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Through A Locked Door Ambivalently

Anders Hove

Another area of campus is being locked off this month. The basement of Building 18 will no longer be accessible to those seeking a warm, underground way of passing between Hayden Library and Building 66. There will be no reason to pass through the famous "echo chamber" hallway. It is a passage used by perhaps a handful of non-toxicology students each day, but nevertheless its disappearance will be noticed.

Instead of remaining open to the community, more and more places are being shuttered through the introduction of MIT Card readers. The MIT Card continues to be viewed as the salvation of campus security, but to students it remains something of a bte noire. It has been many years since the card was introduced, and several since Andr DeHon G denounced the card's security measures. Why do students continue to express such ambivalence toward this particular hunk of plastic?

As the years have passed, privacy has become less of a concern: in general, more people are using plastic to get through their daily routines. Anyone who has waited while someone uses a bank card to buy a candy bar at LaVerde's knows what I'm talking about. Fifty cents is no longer considered too inexpensive to bring out the plastic. And what's good enough for LaVerde's is good enough for the dorm laundry machine.

There's something else about using plastic to move from one place to another that seems not right. Something about the presence of MIT Card readers sends the message that you are really not welcome here, whether the card reader blinks red or green when you swipe the card through.

Before card readers were installed on the Medical Center doors, entry was restricted by a key-pad combination lock. Sure, everybody on campus knew the combination - 54-100, after the lecture hall - and they could have let half of Cambridge in on it. And those doors have never been even remotely secure, before or after the card reader locks. Anyone who can't get in for one reason or another can just hang around until someone else passes through in the other direction. So what's the big deal?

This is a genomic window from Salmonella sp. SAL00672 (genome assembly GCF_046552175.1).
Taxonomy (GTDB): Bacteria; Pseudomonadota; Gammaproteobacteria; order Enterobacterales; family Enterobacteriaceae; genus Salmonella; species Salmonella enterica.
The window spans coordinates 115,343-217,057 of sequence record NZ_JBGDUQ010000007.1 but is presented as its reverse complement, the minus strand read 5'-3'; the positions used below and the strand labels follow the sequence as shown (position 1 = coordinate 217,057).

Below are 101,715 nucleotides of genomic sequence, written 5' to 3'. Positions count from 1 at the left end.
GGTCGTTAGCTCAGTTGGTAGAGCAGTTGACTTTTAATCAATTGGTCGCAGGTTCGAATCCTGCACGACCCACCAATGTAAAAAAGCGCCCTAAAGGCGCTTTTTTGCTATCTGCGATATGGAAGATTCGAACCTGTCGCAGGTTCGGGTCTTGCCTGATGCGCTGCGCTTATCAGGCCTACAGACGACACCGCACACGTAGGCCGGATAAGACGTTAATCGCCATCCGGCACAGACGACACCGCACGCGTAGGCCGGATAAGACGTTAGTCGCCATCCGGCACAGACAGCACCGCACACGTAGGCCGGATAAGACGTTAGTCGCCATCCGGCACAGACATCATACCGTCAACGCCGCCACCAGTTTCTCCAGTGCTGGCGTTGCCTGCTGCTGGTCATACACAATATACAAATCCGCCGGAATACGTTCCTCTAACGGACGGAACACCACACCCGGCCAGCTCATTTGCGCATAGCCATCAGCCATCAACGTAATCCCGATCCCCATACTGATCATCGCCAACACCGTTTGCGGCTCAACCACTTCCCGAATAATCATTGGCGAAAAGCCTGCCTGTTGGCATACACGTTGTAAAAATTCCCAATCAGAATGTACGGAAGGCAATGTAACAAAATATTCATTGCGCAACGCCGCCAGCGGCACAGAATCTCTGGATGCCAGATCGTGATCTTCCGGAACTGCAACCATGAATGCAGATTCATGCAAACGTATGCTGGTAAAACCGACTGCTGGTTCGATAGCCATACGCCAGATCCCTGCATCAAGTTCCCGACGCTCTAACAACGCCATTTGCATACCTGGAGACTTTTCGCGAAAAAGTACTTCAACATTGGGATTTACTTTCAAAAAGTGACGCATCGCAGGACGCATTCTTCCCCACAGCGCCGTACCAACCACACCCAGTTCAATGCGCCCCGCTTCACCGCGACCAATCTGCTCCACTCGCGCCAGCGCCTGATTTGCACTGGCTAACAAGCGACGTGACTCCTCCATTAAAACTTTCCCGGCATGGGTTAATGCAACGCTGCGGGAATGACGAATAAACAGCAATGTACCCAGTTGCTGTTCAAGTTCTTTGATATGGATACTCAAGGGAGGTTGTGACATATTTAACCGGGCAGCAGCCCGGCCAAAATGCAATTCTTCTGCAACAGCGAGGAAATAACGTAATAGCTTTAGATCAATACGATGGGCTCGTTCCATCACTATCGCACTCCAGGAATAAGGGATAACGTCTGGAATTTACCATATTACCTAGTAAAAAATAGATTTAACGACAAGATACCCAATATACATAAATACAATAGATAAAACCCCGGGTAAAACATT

A combination lock suggests that the key to getting inside is a small piece of knowledge - a combination. It's up to each person which information to obtain, who to share it with, and when to use it. A combination does not belong to anyone. It preserves freedom of movement and choice. And heck, isn't there something gratifying about punching in a code and hearing the lock click?

The MIT Card presents the opposite experience. Everyone who attends the Institute has one - it is not an option. For security reasons, one cannot lend a card to someone else or share it freely. And the card belongs to someone else. The card's lettering says so: "This card is the property of MIT and must be returned upon request."

Anyone who has ever seen a movie about World War II or the like can conjure up images of some gruff police officer, border guard, or Gestapo agent demanding to see someone's identification: "Papers!" On screen, it seems like producing one's papers was an alarmingly regular event. Who likes to be questioned for proof of age when ordering a glass of wine in a restaurant?

The dislike of "papers" has also led to a good degree of backlash over proposals that the United States issue a national identification card. It's not just a bunch of states-rights wackos who find the idea disturbing. Nobody wants to have one more ID to produce when queried on the street. It smacks of "papers" and dog-tags.

Those who live off campus are always prepared to dismiss complaints about the administration's community relations as remnants of adolescent development, a sort of "hang the president" questioning of authority that is healthy and possibly slightly amusing.

Meanwhile the campus is becoming more and more closed-off. Complaints about the MIT Card have been brushed off in the past, and they will be in the future. Slowly MIT's public spaces are disappearing.